Prime Minister Narendra Modi detailed India’s foreign policy approach, describing it as “mix-and-match diplomacy” focused on pragmatic engagement aligned with national interests. “The world is interconnected as well as interdependent,” PM Modi stated in a candid interview with the UK-based Financial Times.
He also underscored the complexity of global dynamics while emphasising that India’s foremost guiding principle in foreign affairs is its national interest. This approach, according to PM Modi, enables India to engage with various nations in a manner that respects mutual interests and acknowledges the intricate nature of contemporary geopolitics.
“Our foremost guiding principle in foreign affairs is our national interest,” PM Modi said, adding, “This stance allows us to engage with various nations in a manner that respects mutual interests and acknowledges the complexities of contemporary geopolitics.”
When questioned about India’s relationship with the United States and whether it could be characterised as an alliance, PM Modi highlighted the “upward trajectory” of relations. Despite recent allegations involving an Indian Government official in a plot on US soil, the Prime Minister asserted that the India-US relationship is now broader in engagement, deeper in understanding, and warmer in friendship than ever before.
“Regarding the best words to describe this relationship, I leave it to you,” he said, adding, “Today, the India-US relationship is broader in engagement, deeper in understanding, and warmer in friendship than ever before.” Significantly, the US Justice Department had claimed that an Indian Government employee, who was not identified in the indictment filed in a federal court in Manhattan, recruited a fellow Indian identified as Nikhil Gupta to hire a hitman to allegedly assassinate India designate terrorist Gurpatwant Singh Pannun, who is a dual-citizen of the US and Canada.
It added that the alleged plot was foiled by the US authorities. In the interview with the Financial Times, PM Modi responded to these claims, saying that he would “look into” any evidence and adding that “few incidents” would not affect US-India ties.
“If a citizen of ours has done anything good or bad, we are ready to look into it. Our commitment is to the rule of law,” the Prime Minister said.
Further, the interview touched upon India’s active role on the global stage, including hosting the “Voice of the Global South” summit and successfully advocating for the African Union’s admission as a permanent G20 member in September.
According to Financial Times, PM Modi maintained “close ties” with Russia’s president, Vladimir Putin, in keeping with India’s decades-old non-alignment policy but also cemented a “closer-than-ever” relationship with Joe Biden during a June state visit to the US.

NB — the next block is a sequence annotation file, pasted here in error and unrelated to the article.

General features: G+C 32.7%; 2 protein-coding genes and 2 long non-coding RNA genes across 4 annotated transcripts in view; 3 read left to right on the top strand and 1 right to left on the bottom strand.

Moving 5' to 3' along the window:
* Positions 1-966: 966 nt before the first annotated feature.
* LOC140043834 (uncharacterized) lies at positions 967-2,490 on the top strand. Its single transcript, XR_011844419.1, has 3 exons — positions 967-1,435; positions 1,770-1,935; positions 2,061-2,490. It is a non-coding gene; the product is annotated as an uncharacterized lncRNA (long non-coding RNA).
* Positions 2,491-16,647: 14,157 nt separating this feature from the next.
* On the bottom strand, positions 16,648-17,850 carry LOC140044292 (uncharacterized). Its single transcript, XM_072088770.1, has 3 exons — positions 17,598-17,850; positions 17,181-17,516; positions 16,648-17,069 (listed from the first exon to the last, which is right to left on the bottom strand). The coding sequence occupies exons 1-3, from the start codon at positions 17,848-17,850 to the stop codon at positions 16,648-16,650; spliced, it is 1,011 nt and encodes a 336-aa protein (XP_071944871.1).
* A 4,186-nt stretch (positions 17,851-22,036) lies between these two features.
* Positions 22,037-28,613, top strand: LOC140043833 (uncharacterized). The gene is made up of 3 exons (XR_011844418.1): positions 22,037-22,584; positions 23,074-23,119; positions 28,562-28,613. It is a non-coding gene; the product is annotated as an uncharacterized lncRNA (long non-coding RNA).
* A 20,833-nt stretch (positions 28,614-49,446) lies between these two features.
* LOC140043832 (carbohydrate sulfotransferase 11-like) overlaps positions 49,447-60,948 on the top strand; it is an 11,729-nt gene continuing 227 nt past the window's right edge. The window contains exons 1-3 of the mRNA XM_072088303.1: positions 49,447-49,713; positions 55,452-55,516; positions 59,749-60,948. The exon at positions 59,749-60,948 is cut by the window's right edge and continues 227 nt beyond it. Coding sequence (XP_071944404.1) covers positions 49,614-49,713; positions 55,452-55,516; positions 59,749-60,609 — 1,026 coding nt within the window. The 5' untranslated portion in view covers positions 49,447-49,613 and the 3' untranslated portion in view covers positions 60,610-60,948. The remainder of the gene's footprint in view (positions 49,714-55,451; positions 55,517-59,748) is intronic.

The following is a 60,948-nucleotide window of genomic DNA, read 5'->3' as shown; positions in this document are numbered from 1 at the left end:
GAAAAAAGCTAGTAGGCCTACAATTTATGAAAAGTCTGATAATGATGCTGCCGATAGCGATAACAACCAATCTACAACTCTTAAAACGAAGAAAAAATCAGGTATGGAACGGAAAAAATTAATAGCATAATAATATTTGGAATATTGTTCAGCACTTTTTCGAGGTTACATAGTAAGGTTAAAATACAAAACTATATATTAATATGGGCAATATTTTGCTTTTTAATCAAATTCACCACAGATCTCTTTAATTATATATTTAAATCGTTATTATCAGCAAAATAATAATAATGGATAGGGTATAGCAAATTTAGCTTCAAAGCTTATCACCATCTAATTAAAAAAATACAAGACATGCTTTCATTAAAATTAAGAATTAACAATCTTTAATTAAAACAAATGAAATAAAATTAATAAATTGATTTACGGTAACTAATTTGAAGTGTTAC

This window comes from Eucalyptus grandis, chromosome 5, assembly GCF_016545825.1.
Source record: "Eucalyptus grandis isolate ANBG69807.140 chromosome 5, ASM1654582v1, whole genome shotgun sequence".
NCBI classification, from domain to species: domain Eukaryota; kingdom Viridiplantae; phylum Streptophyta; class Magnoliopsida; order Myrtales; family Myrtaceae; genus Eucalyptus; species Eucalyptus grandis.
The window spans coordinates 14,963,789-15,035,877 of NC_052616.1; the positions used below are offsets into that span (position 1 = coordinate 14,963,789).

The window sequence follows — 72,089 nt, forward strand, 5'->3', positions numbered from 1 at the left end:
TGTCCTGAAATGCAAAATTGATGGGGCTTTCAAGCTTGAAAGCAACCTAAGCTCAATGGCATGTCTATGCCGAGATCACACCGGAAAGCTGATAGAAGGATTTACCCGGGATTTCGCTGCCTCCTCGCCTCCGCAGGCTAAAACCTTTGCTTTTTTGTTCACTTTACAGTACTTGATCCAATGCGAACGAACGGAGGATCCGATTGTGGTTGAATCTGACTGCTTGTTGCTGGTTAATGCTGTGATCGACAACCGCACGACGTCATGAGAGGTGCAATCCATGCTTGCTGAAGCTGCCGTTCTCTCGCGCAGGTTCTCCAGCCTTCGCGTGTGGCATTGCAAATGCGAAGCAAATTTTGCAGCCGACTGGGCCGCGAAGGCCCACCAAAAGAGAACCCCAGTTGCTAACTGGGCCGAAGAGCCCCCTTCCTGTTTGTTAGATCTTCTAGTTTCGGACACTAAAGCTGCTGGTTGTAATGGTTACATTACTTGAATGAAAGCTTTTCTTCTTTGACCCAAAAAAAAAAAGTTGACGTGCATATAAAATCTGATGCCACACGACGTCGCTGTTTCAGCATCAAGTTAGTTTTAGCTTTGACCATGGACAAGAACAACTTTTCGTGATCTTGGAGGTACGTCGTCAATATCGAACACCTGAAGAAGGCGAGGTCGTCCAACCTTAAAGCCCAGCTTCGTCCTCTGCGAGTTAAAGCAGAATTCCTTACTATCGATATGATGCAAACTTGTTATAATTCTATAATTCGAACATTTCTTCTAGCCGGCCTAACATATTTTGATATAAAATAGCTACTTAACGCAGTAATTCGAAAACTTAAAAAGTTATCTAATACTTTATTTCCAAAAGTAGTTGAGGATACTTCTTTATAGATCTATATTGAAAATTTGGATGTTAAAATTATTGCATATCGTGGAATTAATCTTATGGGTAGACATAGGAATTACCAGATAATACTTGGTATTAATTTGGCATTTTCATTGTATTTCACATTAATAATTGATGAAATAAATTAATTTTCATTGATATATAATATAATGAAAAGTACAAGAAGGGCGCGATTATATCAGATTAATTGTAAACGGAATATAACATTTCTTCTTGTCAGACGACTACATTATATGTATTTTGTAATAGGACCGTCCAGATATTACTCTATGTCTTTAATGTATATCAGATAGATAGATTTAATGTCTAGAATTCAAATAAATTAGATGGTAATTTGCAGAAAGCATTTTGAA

During his state visit to the US in June this year, Prime Minister Modi said that the partnership between India and the United States will make the world better in the 21st century. Speaking about the potential of India-US defence industrial cooperation, the Prime Minister in the US said that the decision to manufacture fighter jet engines by General Electric will prove to be a milestone in the journey of India’s defence sector. He also said the Artemis Accord signed by India and America is going to open many possibilities in the space sector.
A joint statement during PM Modi’s official state visit to the United States said that PM Modi and US President Joe Biden also welcomed the depth and pace of enhanced consultations between the two Governments on regional issues, including South Asia, the Indo-Pacific and East Asia.
Further, in the Financial Times interview, PM Modi also addressed the Israel-Hamas war, outlining India’s stance on a two-state solution and delivering humanitarian aid to Gaza. While refraining from direct criticism of Benjamin Netanyahu’s Government, PM Modi reiterated India’s commitment to fostering peace in the region.
“I remain in touch with the leaders in the region. If there is anything India can do to take forward efforts towards peace, we will certainly do so,” Modi affirmed, highlighting India’s proactive role in contributing to regional stability.
India is walking a tightrope on the Israel-Palestine issue following the devastating attacks by Hamas that left over 1,200 Israelis dead, with New Delhi expressing solidarity with Tel Aviv but advocating the two state solution for peace in the middle-east.
India has sent humanitarian aid for the people of Palestine, comprising medical aid and disaster relief material, and PM Modi was among the first global leaders to talk to the President of the Palestinian Authority, Mahmoud Abbas.
In his address to the 2nd Voice of the Global South Summit, PM Modi said, “We are all seeing that new challenges are emerging from the events in the West Asia region. India has condemned the terrorist attack in Israel on October 7. We have exercised restraint as well. We have given emphasis on dialogue and diplomacy. We also strongly condemn the deaths of civilians in the conflict between Israel and Hamas. After talking to Palestinian President Mahmoud Abbas, we have also sent humanitarian aid to the people of Palestine. This is the time when the countries of the Global South should unite for the greater global good.”
(with inputs from ANI)